dy in our world somebody we've already done business with to get you to get them to give you our email or a personal introduction. No, that's my gosh, how But you're cold calling? Aren't most of your customers going to be a cold call experience? Aren't you gonna have to research to find the names of the buyer? The top buyer at Corporation X Y. Z. So this is a good little asset test. We want to see how great you are at sales and muckraking and how determined you are. Are you like a howard who will keep digging and finding, you know, I'll take 10, you know, 100 knows to get one. Yes, that's the entrepreneurs we want to invest in. So who's in their network. Start out, focus on finding the partner at the website that invests in your deal. We talked about that before. Okay. Guess what is usually next at that same website is a list of companies that that company that partner sits on the board of directors. Why not reach out to the founder? Especially if they live in your community? Why not follow those partners on twitter now? Don't hound them. Only reach out when you're ready to go. Why not find out what the name of the corporate counsel that that fund uses all the time to negotiate their term sheets. Be even more creative. Um, there's one VC I know who's an Uber, you know, participates in 100 mile runs. Okay. Go find out where he's one. Right? Engage them do some homework. You can probably send your deal in, but you will be received better with a personal introduction and it doesn't have to be where they have to say, we think this investment is great, but say just try and meet with somebody in their world and create that connection. You will find where they went to school. If they got an M. B. A. What they like, what they care about where they came from. It's easier than it was five years ago to find out about people. I don't want you to hound them. I want you to get a gentle introduction through somebody that they value already. And at the same time, you can say, can you tell me more about that fund, your experience with this person? You can learn a lot more in that process so that you hit it off with that fund manager? Yeah. This is a must if you want VC funding, no way around it. It will put you in the possibility versus maybe we'll eventually get around to this. Don't underestimate the value of the analysts in funds to. Usually I get people who say, well I'm only going to the general partner of the fund. Okay. When the general partner be the absolute busiest person in the fund with the most responsibility, the most deals, the most things that that person has to watch out over. But yet there are some analysts who have tremendous power a little bit farther down the food chain whose job it is to actually read the entire business plan. And if you engage that person, you are taking a big step forward. Don't necessarily have to start at the top to generate that deal momentum. The other thing, I really caution people from targeting one fund at a time. I want you to fund or target every single funding potential angel level V. C. Level and go after all of them great guns at any time. Things entirely outside of your control can slow down progress at one fund. Suppose one of their portfolio companies has a major trauma that will require that fund manager to just drill down on that existing investment. Existing investment traumas rank higher than new investments because they've already deployed their capital cover all ground, find out what's on that person's plate. It may be a month later, two months later that VC may have more time, keep them engaged but keep working on other people. I want you out there and you don't stop soliciting new funds until you sign a term sheet that forbids you to solicit new funds ideally. I want you to have five term sheets that you have which are proposals of what each fund will invest in your company. Because guess what? At that point you can start picking and choosing you get to be the bigger shopper. You have a little bit more negotiating power. Or you may feel you just have a better feeling that this particular fund understands more about what you're doing and is a better funding fit than the other one. You don't stop even if the V. C. Compliments you loves you is asking great questions. Don't stop looking elsewhere. You don't have to and I don't recommend you telling this fund who else you're going to? They will the smarter you are and the more the VC respects you, they will expect you to be shopping elsewhere. Um Personalized short emails. I hate it when I get long emails that just go down pages and pages that just ramble. And usually the last paragraph is the only thing worthwhile to be said. You know, especially think about what we see on our cell phones. We see a headline, make it wonderful. Make us want to click and actually read what you're sending to us. Do not regurgitate everything about your business in an email with an attachment document, keep it short. If you have progress to report, make sure it's meaningful progress. I don't 20 progress points. No. Give Me three and make sure they matter. Have you booked a customer? Have you completed something? Don't tell me about something that may be happen. Maybe will happen. Don't tell me if somebody tweeted something favorable about you. Yeah, you're wasting my time. Am I gonna want to read more of your emails like that? I show me you get it. Show me you don't waste time. Tell me important things briefly and succinctly show me, you know how to prioritize and know what's valuable progress competitors. We touched on this a little bit before. Usually first time entrepreneurs, they don't want to talk about the competition, but yet I find wonderful value in your competitors and understanding the weaknesses and strengths of your competitor. Usually everybody's knee jerk reaction is to focus on the strongest competitors in the market. I love it when I brainstorm with entrepreneurs to find out the weakest existing competitors out there, the ones that annoy and piss off their own customers, they are likely to be the low hanging fruit, the ones that you can easily steal their customers and bring them into your fold. The more you spend understanding where people are buying now for something similar or close to what you will be selling may have the gold for you to get new customers in faster. Pay attention to this, I said earlier. It may be a competitor, much larger competitor that becomes your ultimate buyer or instead of a competitor just following your lead and doing replicating what you do that competitor may say you're a great candidate to come up with a strategic partnership. There is gold in here. We love it as investors when you can partner with other companies, even competitors to get your business to a higher level sooner. With less risk. Look for those opportunities here, especially at the seed stage. Don't take it as a criticism. If we keep drilling down about your competitors, listen to how the VCS size up your competitors, you might learn something new. This is the way entrepreneurs who get funded. That's their brain. You know, their mindset. A healthy attitude about the competition. Do not ever say to A V. C, we have no competitors. You do. You do your product or service is not that extraordinary that the landscape is completely empty. And if it is really true that there are no competitors for what you're buying or selling, it may not be worth investing in. We want it where customers are now willing to write checks. This is huge, especially at the seed and early stage level. Your numbers, your products are not proven yet. So where you fit in against them will matter in how then venture investors size you up. Don't repel, engage on these conversations. Also think about in a healthy way some of your competitors are going to copy what you do. They might change it up in a different way. You might end up being the Trailblazer. Don't fear those conversations. Okay, embrace them and say to the VC, this company, I'm guessing maybe the most likely to jump into the marketplace to follow our lead. How can we stay ahead? What can we do to lock down companies or customers to long term contracts? What can we do to make it harder for them to get in? That's the kind of language like problem attitude of a solution. Every problem has a solution, but a scary aspect of to investors is investing in entrepreneurs who very the problems they wait too long to address them and that won't be you. What you need to succeed. A shout out to our bonus documents, right? Especially for video subscribers. They get action steps and tips on structuring their executive summary. Usually the first documents you need to present, a venture capital funds or I would ready have them ready to go is an executive summary. Certainly some level of projections and usually a slide deck, 10-15 slides that outline what you want to accomplish, what the significance of your product or service is, how much you want to raise, who your competitors are. Really easy dex. The projections are going to be important because we want to know that, you know something about accounting. Make sure the numbers match up. You'd be surprised at how many projections I get where the balance sheet has nothing. No relationship to the P and L. Statement and it's all amok. And what you can't do is finger point. Oh, my accountant did it wrong. My controller did it wrong, shouldn't you have looked at the numbers and made sure the math was there. Yes. What are some of the tips of what we're looking for when we read through those executive summaries? What throws us off base and in these segments? I hope I've tried to emphasize that the projections and the executive summary that you might give to lenders should be different than investors adam and I were talking during a break and it was funny during his presentation this morning for the cash. He was talking about issues that would have excited lenders, You know, the receivables and load recovery rates and so forth. But those aren't the things that excite investors. So let's match it up. Try and hit those high notes whenever you deliver a document, know that whatever they're investing, they only make money B8 years down the road with the growth in the value of your company, which is going to come from very fast growth of your customer base. It could be for an online entity. You have to show very rapid online engagement hits unless you know, unless you're coming up with, um it is important to show that you have a social media presence, but don't think that is the only benchmark of a success. Eventually, it will all come around to who is writing checks, Who's your customer, Who's paying the bills. So don't necessarily always stay in the world of social media. People love us. Make it more real and tangible, Show us how their money will turn into customers. That's the heart of everything we're doing. If you make it to product focused in your executive summary, you may be pushed aside because I may think he's too in love with this product. She's too in love with what she's doing, is she or he really willing to listen to what the customers want and adapt to what customers want. These are subtle things, but really important things in the things that you emphasize in those first meetings with investors. You know, they will look at your, if you have existing customers, they will ask those customers and find those customers and ask them what they think. I love it. If you've got some reorders from that same customer boy that tells me they love the experience. They want more. Mhm. If we and we may pretend to be your customer and you may not know it, we will measure how you respond, how you communicate with us and we will size up. Or we may find people who represent your ideal customer experience and send those people in to act like customers, be ready for them and be careful about discounting any objection. It could actually be one of your investors truly don't discount it. It happens. The bigger the dollar amount you're asking for, you should assume they are out there looking and trying to find your strengths and weaknesses. Without you telling us one of the biggest areas, I find that start up entrepreneurs absolutely missed the boat on. They do not put any attention to the customer service at startup and early stage pre funding or post funding. In fact, I have a presentation coming up to a V. C. About how to improve their own perform performance and what to look for. And big there is force entrepreneurs to pay attention to customer service. Why does this make sense? You've just got money from the V. C. Now. You're out there serving customers for a brand new product, a brand new service. That's when you're going to hear about what doesn't work about your company, Who where on your website is that feedback? Where can they hear from you boy? If you are not building that into your business plan, you're missing the boat because if you, as the busy executive are the last to hear about what's not working about your product boy, I wouldn't want to talk to the board next. You need to hear it very fast and adapt to it and react to it, especially if it's an unproven product. You want to fix those things fast, fast, fast, fast. I'd like to see five year projections with emphasis at the seed stage and early stage on your first two years. I want you to then present what I call a use of proceeds statement. If you're asking for $1 million, where are you spending $1 million? If 200,000 is going to be allocated to R&D let me know a general sense of where my money is being deployed. I said earlier that don't put in your use of proceeds that you're paying off debt. We get that you may be paying off some payables, but the lion's share of our money should go to building more assets or more customers. We want things that will demonstrate value growth. That's what we warm up to. That's the good judgment we want to see from you. I think we took a question earlier from somebody who I suspected needed a hiring plan. This is big. Usually people forget about it while it may not consume a lot of cash. It is. And certainly coming up in the next segment, we're going to talk about the biggest mistakes entrepreneurs make that keep cutting their equity stake in their own business. Hiring is part of that earlier stage companies should have. It could be a diagram of the types of people you want to employ and at what stages will you employ them? You will hear, we invest in management over and over again. You're the jockey, as they say, we invest behind the jockey or we only size up people by the team members they bring to the table, show them, give them some comfort. It's so important. I don't want you to think it's all about you anymore. It's about the team. You can't do everything. You may be the Uber code writer if you present yourself at the V. C. Stage where million dollar checks are being written as the person who writes all the code because you are the most brilliant person. There probably not going to get funny. You have to delegate, you have to trust your team because we have very big expectations for you. It's a really hard mindset to get out of. I really am sympathetic because I know at the point everybody in this audience is wearing a lot of hats you are so busy, you have too much to do and all of a sudden you have a big check, you've got to unwind and delicate things that you had to make sure we're perfect. You have to trust others to do an awesome job and you have to really lay out what you want them to do. You don't start talking in a team approach in terms of accomplishments, it's, you're probably going to get to know or we may wonder if you're really fit to be the boss. Where is this the baker? So when we talk about those fears losing control of the business getting fired, it's funny how that one always rises high. We only try and there's only a need for a change at the top when things are running amok. So you have to be that boss. One of the ways when I say, what are the docks, you need to succeed? It is a hiring plant. Would that have ever been on your list before? In level of importance? Probably not. Maybe a little bit not the detail show us that you will start hiring those people fast but not foolishly. And how might your skills and the people around you change as you grow. I don't want to see um just because somebody comes out of a big corporation marketing that they necessarily will be right. They may not have been there, done that experience for where you want to go working in a VP role at Nike may not be the perfect person for a tech company. Marketing, all marketing is not marketing, dial it back, understand what are the specific skills and deliver roubles that will take your company at this very vulnerable stage from here to here. And that's when you're starting to think that way in a very granular way, what's going to get my product done, what's going to get it out there and hiring the talent, who has already done that kind of work, that's your hiring plan, that's the diagram of who you're out to hire because what we were hearing is execution. That's the buzz word of warning. Somehow that entrepreneur had not yet convinced the VCS who had the potential of right $500,000 check that is success. But that entrepreneur heard execution, we need you to go back and work on your execution. Unfortunately we use stupid words like that, but that meant who's implementing, who's getting, you know, who's keeping the trains on time. They were not convinced this is part of that. The R and D plan, the commercialization plan, this is your execution line right here. I wish I could say, I can't take credit that that was a plant, but it wasn't how's everybody think about this. It's not so black and white, you can develop all of this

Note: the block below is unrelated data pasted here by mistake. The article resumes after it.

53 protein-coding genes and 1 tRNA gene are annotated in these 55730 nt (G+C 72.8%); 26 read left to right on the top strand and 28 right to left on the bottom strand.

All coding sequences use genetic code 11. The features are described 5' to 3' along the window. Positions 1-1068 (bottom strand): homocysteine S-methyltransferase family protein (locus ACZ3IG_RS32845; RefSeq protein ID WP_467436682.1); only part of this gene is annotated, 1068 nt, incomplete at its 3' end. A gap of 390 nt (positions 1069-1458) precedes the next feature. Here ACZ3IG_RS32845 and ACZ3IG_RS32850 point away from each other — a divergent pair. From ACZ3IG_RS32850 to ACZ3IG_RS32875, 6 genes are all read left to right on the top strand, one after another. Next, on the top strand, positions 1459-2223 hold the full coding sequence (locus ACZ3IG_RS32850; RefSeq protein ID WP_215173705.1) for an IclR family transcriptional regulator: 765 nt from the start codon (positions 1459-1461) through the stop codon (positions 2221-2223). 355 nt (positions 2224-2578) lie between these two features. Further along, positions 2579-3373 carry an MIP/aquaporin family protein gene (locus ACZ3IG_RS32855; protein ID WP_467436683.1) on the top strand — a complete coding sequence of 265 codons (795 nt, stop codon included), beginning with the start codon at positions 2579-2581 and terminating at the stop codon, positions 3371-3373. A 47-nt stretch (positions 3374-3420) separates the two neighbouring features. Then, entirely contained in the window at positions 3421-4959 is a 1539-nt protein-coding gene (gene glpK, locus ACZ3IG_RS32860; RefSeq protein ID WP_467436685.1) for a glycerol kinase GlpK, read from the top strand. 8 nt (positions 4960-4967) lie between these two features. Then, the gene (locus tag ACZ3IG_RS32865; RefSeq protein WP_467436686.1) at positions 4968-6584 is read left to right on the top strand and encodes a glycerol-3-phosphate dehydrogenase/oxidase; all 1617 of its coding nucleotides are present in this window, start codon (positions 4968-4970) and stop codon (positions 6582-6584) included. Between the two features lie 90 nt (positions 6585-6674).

Class Description

Ready to master the principles of business funding without frustration? Join financial expert Susan Schreter for a deep dive into debt and equity.

Susan covers everything you need to know to fund a business from inception onward. You’ll learn about how to safely borrow start-up funds from friends and family, and how to research and apply for loans, including micro-loans and SBA loans. You’ll also learn about a wide variety of funding types and the requirements or restrictions attached to each of them. From angel investments to venture capital to crowdsourcing, Susan demystifies potentially confusing funding concepts, giving you the skills you need to confidently grow your business.

Whether you’re just setting out as an entrepreneur or a long-time business owner, this course will help you ensure your business's long-term financial health and profitability of your business.